Students in Year 9 were given the opportunity to learn from the experts during an engineering workshop with Rolls-Royce.

Fifty students took part in the Pure Flight workshop which was designed to promote STEM (Science, Technology, Engineering and Maths) and the opportunities that exist for engineers at Rolls-Royce.

The workshop also aims to inspire by showing students the diverse ways in which STEM subjects and skills are used both in industry and in the world around them

Students were asked to design, make and test a glider looking at wing structures, shapes and positions and tail design. They worked with two graduate engineers from Rolls-Royce.

Angela King, Design Technology teacher, said everyone enjoyed the workshops.

She said: “Students were asked to create a glider and then test it out to see how far it could travel. They’ve all really enjoyed getting to grips with the practical side of engineering and it’s been great to see them learning some new skills.”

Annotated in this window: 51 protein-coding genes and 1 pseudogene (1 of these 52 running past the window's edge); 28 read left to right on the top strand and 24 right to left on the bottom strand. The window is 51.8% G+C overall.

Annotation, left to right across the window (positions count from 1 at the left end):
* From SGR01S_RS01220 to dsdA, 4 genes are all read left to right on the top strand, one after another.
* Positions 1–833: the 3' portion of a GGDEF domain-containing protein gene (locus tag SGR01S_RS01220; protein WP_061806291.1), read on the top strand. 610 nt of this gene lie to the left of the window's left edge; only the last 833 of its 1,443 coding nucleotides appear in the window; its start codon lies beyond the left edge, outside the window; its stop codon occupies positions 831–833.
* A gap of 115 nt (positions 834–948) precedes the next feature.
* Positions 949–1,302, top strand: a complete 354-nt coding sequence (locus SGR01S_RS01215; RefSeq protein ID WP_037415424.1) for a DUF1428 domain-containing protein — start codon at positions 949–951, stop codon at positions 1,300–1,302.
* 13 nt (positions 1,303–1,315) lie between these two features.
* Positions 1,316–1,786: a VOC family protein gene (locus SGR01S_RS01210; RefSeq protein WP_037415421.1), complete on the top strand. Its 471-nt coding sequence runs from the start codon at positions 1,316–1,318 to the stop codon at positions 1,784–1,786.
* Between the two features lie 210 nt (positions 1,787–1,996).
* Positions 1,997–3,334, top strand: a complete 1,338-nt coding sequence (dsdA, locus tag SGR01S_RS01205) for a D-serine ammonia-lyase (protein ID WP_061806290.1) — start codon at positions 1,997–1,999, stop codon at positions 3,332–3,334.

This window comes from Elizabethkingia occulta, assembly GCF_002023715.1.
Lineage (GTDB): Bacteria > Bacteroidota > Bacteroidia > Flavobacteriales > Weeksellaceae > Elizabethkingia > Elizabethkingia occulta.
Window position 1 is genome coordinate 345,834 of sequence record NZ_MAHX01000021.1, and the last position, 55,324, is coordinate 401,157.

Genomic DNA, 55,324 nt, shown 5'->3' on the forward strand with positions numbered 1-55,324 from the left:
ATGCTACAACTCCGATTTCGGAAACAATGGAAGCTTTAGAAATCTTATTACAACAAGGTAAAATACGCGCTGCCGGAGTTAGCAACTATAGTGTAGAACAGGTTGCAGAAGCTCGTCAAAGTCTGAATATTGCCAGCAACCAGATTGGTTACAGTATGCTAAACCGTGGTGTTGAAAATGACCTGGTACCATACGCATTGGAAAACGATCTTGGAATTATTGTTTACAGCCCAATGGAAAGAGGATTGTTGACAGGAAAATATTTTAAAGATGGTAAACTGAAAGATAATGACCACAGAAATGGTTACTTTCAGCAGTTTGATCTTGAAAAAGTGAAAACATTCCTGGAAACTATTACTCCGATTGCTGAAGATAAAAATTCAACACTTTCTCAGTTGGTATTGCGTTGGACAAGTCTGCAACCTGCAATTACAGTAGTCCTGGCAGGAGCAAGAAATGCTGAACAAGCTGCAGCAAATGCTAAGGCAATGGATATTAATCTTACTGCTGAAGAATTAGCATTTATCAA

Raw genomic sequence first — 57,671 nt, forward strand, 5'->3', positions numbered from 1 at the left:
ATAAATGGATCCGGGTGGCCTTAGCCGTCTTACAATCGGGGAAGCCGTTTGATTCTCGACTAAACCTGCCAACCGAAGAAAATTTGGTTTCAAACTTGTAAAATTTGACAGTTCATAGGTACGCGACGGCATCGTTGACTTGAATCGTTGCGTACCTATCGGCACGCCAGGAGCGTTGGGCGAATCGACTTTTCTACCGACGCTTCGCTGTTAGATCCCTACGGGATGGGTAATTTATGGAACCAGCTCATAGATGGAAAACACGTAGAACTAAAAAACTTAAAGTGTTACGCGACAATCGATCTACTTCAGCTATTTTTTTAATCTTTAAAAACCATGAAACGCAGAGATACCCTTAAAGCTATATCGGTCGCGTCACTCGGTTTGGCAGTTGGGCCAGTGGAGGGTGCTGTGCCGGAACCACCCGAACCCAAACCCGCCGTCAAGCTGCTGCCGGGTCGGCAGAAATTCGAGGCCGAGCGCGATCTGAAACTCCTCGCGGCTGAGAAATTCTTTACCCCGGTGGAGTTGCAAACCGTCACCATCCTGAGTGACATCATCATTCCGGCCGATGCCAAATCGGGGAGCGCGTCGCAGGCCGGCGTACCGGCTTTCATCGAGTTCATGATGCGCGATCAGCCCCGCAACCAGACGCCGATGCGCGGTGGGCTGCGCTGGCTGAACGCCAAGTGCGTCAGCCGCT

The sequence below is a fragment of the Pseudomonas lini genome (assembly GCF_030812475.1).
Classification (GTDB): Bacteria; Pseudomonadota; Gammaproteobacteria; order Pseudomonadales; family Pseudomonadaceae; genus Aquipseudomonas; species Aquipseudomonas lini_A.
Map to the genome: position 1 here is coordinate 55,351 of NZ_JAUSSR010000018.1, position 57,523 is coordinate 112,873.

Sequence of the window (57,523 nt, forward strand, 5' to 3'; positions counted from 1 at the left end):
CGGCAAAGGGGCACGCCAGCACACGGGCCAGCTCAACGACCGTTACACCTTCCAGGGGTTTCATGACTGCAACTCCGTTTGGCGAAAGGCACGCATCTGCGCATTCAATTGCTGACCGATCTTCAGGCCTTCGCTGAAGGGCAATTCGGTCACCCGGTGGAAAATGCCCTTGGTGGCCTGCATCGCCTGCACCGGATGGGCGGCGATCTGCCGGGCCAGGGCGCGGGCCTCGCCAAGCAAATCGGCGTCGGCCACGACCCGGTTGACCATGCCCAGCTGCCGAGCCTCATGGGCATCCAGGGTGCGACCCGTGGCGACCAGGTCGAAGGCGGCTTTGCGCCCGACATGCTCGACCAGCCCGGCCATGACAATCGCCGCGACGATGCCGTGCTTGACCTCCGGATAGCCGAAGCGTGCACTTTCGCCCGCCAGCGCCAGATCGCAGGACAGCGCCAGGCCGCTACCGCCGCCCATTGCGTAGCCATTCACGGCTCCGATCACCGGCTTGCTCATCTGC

Harry Mayne, graduate engineer at Rolls-Royce, said students had created some of the best gliders he had seen.

He said: “It’s been great to see how enthusiastic the students are. One of the gliders they tested travelled nine and a half metres which is fantastic; these have been some of the best gliders we have seen at these workshops.

“At Rolls-Royce we need to have quality engineers and if we can get them locally then that’s all the better. It’s really important to us ensure that in 10 or 15 years we still have the best engineers and we want to promote the fact that there are opportunities for everyone at Rolls-Royce, no matter what your background.”

Pure Flight 1 (1 of 1) Pure Flight 3 (1 of 1) Pure Flight 4 (1 of 1)